Thursday, 5 February 2015

The Future of the Third Sector in Haslingden and Hyndburn

A Consultation with over 50 voluntary sector groups across Haslingden and Hyndburn

The purpose of the consultation was to create an accurate picture of the issues facing the Voluntary Sector in Haslingden and Hyndburn, and to generation ‘action points’ as to how the Government could support the sector.

Section One of this document is first-hand evidence and examples of the obstacles that smaller-to-medium scale local voluntary organisations face. Section Two is a collection of suggestions as to how a future Government could reduce these barriers to ensure that the community does not lose the benefits provided to it by the voluntary sector.

Section One: What are the main obstacles faced by voluntary sector organisations in Haslingden and Hyndburn?

The value placed on the CVS and concerns about co-ordination of groups

One thing which came out of the event very clearly was the value that each of the organisations present placed on the work of Hyndburn and Ribble Valley CVS.  As a central point of contact, with the ability to share skills, resources and to advise others, speaker after speaker praised the CVS and highlighted the ongoing need for it to continue its work.

Karen Morris of the Community Foundation for Lancashire stated her organisation’s appreciation of the CVS, and as an organisation which funds the charitable activities, works with the CVS to identify small groups to target funding at.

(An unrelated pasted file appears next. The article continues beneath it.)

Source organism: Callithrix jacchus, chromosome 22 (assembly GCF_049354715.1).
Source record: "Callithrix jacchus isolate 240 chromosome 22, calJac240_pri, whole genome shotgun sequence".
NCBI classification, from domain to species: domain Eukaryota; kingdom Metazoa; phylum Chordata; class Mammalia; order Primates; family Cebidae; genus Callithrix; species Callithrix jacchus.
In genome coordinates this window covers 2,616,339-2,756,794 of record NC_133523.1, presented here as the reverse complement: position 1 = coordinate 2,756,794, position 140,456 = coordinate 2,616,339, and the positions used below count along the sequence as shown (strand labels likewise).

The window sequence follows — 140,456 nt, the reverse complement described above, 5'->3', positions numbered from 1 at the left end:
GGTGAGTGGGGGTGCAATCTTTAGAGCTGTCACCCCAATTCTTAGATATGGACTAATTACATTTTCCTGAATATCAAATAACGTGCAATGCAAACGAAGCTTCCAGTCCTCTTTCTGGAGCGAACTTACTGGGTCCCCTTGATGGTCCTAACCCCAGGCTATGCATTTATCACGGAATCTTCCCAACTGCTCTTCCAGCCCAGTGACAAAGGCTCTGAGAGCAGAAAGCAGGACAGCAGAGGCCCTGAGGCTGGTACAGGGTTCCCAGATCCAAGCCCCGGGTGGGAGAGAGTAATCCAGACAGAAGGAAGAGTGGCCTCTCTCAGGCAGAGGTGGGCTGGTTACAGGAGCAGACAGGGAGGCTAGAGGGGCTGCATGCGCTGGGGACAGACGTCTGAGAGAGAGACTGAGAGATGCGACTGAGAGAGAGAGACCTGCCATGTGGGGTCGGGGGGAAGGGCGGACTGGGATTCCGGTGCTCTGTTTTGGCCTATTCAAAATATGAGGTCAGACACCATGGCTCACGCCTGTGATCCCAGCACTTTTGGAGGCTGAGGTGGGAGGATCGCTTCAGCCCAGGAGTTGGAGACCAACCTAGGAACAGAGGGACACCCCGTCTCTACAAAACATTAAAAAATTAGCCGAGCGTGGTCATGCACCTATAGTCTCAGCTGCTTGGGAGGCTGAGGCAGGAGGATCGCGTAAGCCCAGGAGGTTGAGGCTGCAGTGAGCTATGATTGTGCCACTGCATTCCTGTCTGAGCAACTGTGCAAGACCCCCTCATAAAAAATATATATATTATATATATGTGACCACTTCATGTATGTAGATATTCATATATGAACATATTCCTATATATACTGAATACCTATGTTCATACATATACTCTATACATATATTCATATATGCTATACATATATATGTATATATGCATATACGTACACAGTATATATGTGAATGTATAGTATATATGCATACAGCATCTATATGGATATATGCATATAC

A number of participants highlighted the need to share resources and space – and noting the value of a coordinated and central point of contact. However, what was clear, was that there was a desire and a willingness amongst those present to share the resources that they did have. For instance representatives of the Women’ Centre said that they regularly share buildings and skills, while St James’ Church noted that they have a stock of volunteers and meeting space available.

Sharon Burch, of Ynot Aspire made the point that “together” the voluntary sector is a “formidable force”, however there needs to be an active forum, through events like this, to keep up communication levels and momentum in the sector.

Representatives of the Church and Oswaldtwistle Rotary Club raised the issue of the lack of an updated, centrally available register of local charities, which would enable fundraisers to get in touch with charities, and voluntary organisations to get in touch with one another, to arrange resource, space and skill sharing.


Funding was obviously one of the issues which was raised repeatedly, and in many ways ties in to every other theme that came up during the consultation. Whether it is access to meeting rooms, or the cost of clearing red tape, groups are really feeling the effects of austerity and budget tightening across the private and public sectors. There is also the issue of the capacity of smaller charities to jump the hurdles necessary to bid for funding, however this will be raised in the next section.

Irene Lowther of Rishton Pre-School noted the significant hurdles that her organisation faces in covering the costs of volunteers, due to the fact they work with children. These costs are to a degree unavoidable, however the financial ‘gap’ which the checks create mean that the organisation is in a bad way financially. Malcolm and Jean Sommerville of Laneside Residents’ Association in a written submission paint a similarly sad picture for the medium term survival of the Association.

Perhaps one of the most concerning funding issues raised, particularly given the views expressed in the room about the value of the CVS, was when Dorothy Shears, representing the CVS announced that as things currently stand, the funding for the CVS could dry up in September, meaning it would no longer exist. This could have serious ramifications for the wider sector in Hyndburn which relies on the CVS.